I had barely finished asking the question when a stentorian voice from the far side of the room boomed out "A MAAN?"
For a moment I felt as thought I was in a performance of "The Importance of Being Earnest". Next thing a woman actually walks round the hall and looks at me to see that I really am a man. I really couldn't help laughing.
Perhaps I should have been angry, perhaps I should have said something, perhaps someone from the group should have sought me out and apologised for the sexist behaviour of their member. None of the above happened.
But maybe that evening was the spur I needed to start entering exhibitions, to prove that a man can be the equal of a woman in the needle arts.

Friday, 7 December 2018

First and Last

Back in the late 80's Jane-Beth completed a large hexagon quilt. I mentioned this in an earlier post.
When she finished there were a large number of hexagons and many small pieces of fabric unused. It will come as no surprise that I decided I'd have a go at making a quilt too. My 'how difficult can it be?' mode kicked in.

If you've never made a quilt, it's really not that difficult, it just needs patience and perseverance. I started work on my quilt in October 1989 and did not finish it until September 1990. To give you an idea of scale, it's a double bed and the hexagons are 1" on each side.

This was all cut and stitched by hand using English Piecing.
First I had to cut the paper templates for the hexagons. The cotton fabric then had to be marked. This required a second template slightly larger than the papers. (You can make you own, but templates are available at any quilting supply shop.) Once it was marked the cotton had to be cut and basted over the paper  templates, folding the seams over the paper to give a good straight edge. Lets not say this is mindlessly boring, but with a little practice you can park your brain and catch up on all those TV programmes you've recorded.

This was always meant to be a purely functional quilt so I put the hexagons together in a random fashion. The only 'order' I applied was to avoid having two hexagons of the same fabric together, except along the top where I put in my initials and the dates. The hexagons were joined by hand, another slow and laborious procedure, but needing little enough concentration and providing more opportunities to catch up on the TV, watch videos or hold a conversation. I joined the hexagons in blocks of 8 by 8, then joined the blocks together into larger (16 by 16) sections and so on until the top was complete.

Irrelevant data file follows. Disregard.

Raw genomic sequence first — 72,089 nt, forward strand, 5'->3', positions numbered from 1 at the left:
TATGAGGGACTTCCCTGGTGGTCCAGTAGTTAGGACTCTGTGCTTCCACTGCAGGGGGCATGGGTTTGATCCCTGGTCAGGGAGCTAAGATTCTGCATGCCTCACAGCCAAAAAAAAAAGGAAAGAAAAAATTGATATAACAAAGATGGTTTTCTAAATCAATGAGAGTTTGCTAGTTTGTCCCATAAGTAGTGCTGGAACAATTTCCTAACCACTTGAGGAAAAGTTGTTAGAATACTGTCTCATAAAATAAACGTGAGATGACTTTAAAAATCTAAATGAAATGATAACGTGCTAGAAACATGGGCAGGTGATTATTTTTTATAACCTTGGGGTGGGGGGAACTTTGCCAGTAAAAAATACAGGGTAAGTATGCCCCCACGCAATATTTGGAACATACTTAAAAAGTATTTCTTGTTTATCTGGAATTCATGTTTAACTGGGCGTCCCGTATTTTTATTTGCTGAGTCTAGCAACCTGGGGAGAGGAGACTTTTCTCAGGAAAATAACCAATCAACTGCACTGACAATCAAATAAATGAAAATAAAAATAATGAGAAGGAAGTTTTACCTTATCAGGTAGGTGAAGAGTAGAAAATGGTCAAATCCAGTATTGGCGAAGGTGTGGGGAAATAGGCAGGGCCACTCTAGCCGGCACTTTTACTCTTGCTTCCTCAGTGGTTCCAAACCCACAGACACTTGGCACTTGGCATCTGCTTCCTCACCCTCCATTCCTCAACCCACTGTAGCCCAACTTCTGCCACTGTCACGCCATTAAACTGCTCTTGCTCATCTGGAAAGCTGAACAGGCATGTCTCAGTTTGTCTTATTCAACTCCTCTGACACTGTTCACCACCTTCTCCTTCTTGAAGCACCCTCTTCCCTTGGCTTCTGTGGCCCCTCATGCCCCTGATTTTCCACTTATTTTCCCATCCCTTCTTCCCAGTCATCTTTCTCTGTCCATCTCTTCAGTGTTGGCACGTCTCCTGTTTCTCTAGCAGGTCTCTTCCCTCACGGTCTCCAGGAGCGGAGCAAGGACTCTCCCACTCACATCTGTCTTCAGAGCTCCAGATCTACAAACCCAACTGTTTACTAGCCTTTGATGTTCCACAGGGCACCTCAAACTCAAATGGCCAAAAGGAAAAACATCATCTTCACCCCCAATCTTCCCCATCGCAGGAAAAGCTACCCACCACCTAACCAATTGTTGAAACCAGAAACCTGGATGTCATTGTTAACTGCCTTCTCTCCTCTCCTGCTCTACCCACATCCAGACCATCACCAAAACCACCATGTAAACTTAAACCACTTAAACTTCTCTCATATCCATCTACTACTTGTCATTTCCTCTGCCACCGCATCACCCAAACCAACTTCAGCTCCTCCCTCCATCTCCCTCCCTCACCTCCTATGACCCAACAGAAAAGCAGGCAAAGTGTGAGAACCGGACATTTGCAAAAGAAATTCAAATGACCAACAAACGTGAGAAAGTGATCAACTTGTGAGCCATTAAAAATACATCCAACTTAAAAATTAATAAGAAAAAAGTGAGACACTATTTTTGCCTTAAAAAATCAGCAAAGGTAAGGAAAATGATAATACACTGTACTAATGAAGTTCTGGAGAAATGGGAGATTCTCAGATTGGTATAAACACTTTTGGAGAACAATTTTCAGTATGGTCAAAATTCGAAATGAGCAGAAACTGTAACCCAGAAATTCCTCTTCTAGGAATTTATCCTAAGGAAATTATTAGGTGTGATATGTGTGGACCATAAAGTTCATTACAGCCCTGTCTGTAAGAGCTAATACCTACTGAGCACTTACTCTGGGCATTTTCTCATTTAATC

Then came the fun bit of removing the basting and the papers.

When the top was completed I made a sandwich of the top, the wadding and the backing fabric and basted that together. It needs space, but what a good reason for moving back all that furniture and giving the carpet a good clean.

A quilt is not a quilt without quilting. I needed to quilt it and I did not have a quilting frame. My ingenious (?) solution was to hang it over an old wooden gate-leg clothes horse. It worked, except that I had to do most of the quilting standing up. Word of advice, don't try this!

What did this teach me?
Patience for a start. I think only the thought of the wasted time and fabric stopped me giving up, but I learned to persevere too.
Accuracy. As I put the hexagons together I learned that it was vital to double and triple check that the points of all the hexagons meet the points of their neighbours. Even a single out of place point or uneven edge shouts at you from a distance.
Portability. If you make a quilt top in small sections the part you are working on can be quite easily carried about.
That I would never make another quilt. (Don't laugh.)